Each TARC team is permitted three qualification flights. But in order for a team to have three qualification flights, one of those flights must be performed before March 1st. A NAR member not associated with the TARC team must observe each qualification flight attempt, record the total flight time, verify the altitude, and check the eggs for any damage. After March 1st, each team is permitted only two qualification flights. All TARC scores from around the nation were required to be turned in by midnight, EST, on April 2nd. Try to imagine what it is like to schedule a launch and then have it scrubbed due to winds over 20 mph, or flying in warm air with thermals catching your parachute. Getting the right launch conditions is in itself a challenge! Fortunately, the El Paso County 4-H TARC team was able to get all three qualification flights in, with their best score coming in at “19.” A perfect qualification score would be “0.”
The TARC contest is in its tenth year of competition, and this year set an all-time record low cutoff score of “13.2”! AIA reports that they received 716 qualification flight reports from 409 teams from around the nation, which represents only 60 percent of the teams that initially registered for TARC this year. The top twenty alternate teams were then selected after the top 100 finalists were chosen, and the cutoff for those teams was “16.7”; a tough qualifying year! The top 100 team finalists represent 29 states plus the US Virgin Islands. Only one TARC team out of the eleven teams registered from the state of Colorado qualified for the Finals, and that team is from Colorado Springs’ Cheyenne Mountain Charter Academy.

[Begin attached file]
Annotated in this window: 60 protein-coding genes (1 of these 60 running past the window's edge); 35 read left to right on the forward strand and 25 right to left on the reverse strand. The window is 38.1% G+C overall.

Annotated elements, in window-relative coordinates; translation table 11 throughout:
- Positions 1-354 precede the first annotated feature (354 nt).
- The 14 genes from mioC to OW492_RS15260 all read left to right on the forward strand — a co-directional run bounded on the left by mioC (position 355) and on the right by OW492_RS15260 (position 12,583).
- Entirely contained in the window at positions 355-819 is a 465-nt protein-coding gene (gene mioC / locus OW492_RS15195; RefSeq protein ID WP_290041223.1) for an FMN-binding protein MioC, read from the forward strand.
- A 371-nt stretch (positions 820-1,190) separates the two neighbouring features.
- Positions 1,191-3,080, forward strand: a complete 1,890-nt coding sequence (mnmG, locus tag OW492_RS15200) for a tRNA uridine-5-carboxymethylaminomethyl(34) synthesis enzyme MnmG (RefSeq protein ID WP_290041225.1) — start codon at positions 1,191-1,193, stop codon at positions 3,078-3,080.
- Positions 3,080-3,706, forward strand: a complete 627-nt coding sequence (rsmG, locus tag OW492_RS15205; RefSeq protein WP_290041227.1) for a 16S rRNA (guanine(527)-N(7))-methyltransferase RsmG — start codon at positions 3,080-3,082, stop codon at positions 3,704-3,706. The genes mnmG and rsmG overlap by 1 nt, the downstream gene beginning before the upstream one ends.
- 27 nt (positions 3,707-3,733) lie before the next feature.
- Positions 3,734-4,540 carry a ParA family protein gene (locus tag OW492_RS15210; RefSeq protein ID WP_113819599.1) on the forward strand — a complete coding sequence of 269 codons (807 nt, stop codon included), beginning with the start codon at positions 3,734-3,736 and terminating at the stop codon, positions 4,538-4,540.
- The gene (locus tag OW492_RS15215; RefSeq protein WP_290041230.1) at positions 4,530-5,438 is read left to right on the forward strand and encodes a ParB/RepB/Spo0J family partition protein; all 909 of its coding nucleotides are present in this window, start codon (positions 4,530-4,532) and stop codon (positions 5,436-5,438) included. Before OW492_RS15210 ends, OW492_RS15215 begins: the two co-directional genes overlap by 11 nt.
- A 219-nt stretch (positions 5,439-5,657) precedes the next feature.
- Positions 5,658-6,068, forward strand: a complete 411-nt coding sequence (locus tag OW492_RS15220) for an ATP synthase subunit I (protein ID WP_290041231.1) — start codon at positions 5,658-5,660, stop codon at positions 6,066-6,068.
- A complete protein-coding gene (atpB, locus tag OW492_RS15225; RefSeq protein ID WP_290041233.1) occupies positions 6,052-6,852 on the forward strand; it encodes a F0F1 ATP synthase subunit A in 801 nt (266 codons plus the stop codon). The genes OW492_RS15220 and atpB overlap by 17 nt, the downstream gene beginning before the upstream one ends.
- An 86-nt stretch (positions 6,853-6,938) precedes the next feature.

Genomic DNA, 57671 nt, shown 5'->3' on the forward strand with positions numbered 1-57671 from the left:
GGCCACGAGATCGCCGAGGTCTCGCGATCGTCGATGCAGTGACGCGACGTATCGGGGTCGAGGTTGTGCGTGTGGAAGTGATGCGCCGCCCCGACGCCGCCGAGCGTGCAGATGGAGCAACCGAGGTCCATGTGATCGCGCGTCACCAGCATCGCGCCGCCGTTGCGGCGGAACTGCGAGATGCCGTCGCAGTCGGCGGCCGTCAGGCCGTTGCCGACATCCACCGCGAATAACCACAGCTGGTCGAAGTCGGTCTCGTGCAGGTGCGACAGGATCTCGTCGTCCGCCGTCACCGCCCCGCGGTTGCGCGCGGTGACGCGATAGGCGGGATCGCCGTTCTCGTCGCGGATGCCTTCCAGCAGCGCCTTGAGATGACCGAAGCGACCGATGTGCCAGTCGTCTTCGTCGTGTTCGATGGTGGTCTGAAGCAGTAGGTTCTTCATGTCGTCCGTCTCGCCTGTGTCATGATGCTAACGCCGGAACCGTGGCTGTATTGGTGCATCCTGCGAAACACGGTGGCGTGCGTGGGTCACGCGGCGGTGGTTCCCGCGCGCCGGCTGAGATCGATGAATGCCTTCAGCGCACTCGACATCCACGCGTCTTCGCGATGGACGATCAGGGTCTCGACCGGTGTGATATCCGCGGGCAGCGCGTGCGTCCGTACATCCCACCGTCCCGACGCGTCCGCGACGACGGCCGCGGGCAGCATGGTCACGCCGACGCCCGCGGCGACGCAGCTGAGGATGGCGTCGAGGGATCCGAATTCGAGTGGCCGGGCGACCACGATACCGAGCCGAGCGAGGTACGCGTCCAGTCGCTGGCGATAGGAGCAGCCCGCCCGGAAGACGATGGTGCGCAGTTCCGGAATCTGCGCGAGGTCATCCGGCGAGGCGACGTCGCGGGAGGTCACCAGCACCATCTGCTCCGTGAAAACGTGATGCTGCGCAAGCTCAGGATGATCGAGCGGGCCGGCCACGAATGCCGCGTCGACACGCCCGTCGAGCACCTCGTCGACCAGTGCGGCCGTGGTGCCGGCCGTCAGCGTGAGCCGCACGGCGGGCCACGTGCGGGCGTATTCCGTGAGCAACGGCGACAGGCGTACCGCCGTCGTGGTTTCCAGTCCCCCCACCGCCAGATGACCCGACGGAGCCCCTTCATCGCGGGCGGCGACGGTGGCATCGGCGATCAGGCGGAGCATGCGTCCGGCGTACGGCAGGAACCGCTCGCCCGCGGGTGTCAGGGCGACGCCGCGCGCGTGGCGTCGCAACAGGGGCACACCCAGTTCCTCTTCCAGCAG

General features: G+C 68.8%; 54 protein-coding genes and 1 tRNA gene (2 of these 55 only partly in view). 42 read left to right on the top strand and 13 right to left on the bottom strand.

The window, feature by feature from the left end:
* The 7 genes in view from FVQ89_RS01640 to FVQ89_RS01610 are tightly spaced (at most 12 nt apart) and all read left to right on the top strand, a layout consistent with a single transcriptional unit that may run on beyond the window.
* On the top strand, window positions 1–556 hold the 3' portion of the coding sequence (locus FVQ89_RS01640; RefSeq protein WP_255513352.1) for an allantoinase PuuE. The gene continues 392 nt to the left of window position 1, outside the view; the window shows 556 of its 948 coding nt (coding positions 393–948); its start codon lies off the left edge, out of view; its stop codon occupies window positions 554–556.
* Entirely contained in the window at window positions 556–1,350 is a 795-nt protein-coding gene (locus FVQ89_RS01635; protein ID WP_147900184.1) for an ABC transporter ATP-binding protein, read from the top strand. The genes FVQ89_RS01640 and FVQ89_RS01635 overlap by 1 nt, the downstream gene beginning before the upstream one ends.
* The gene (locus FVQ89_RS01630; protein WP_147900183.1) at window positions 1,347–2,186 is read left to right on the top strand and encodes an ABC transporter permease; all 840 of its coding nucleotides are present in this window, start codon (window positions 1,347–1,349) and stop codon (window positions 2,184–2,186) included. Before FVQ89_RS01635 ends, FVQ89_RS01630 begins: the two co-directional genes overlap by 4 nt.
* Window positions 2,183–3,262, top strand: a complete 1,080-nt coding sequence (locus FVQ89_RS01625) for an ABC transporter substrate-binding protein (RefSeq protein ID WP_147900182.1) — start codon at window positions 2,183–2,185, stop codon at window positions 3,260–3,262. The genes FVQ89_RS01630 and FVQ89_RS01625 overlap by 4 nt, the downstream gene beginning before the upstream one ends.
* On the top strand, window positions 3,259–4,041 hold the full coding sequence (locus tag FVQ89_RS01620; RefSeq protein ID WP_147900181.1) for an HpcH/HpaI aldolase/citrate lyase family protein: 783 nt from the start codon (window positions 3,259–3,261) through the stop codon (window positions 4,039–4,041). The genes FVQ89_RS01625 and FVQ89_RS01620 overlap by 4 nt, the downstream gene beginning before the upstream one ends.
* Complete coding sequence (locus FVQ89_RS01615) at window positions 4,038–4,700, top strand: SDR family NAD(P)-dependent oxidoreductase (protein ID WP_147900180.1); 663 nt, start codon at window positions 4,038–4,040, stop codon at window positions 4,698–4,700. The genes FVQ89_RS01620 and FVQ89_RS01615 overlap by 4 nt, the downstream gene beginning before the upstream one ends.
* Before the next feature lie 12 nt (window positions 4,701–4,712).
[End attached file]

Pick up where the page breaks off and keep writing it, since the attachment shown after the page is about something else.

Trip Barber, president of NAR and NAR TARC manager, stated the following: “Building a complex rocket with two eggs as its payload and making it fly correctly is not easy, and any team that achieved this result was fully successful in meeting the educational goals of TARC.” There were five TARC teams total from Colorado Springs and El Paso County, and all five teams had a successful year! Congratulations to all and best luck to CMCA’s 7th grade team at the Finals!
The El Paso County 4-H TARC team would like to give special thanks to their supporters: New Generation Homes for providing a safe launch area for the TARC teams to use for their flight tests, COSROCSfor their mentoring and launch support, and to the team’s financial contributors: 4-H Foundation; Analytical Graphics, Inc.; United Launch Alliance; Claire Boynton with The Platinum Group, Realtors; Dr. Greg Elder; Mr. & Mrs. Gary Davis with Schmidt Aggregates; Mr. & Mrs. John Fitzgerald; Mr. and Mrs. Joseph Luksic; Mr. & Mrs. Ray LaPanse; and Anonymous donor.
To learn more about the TARC program, check out one of these websites: http://www.nar.org and select “Team America,” http://www.rocketcontest.org or https://www2.aia-aerospace.org/tarc/. And to learn more about the 4-H program in El Paso County, check out http://elpasoco.colostate.edu/ and select “4-H/Youth.”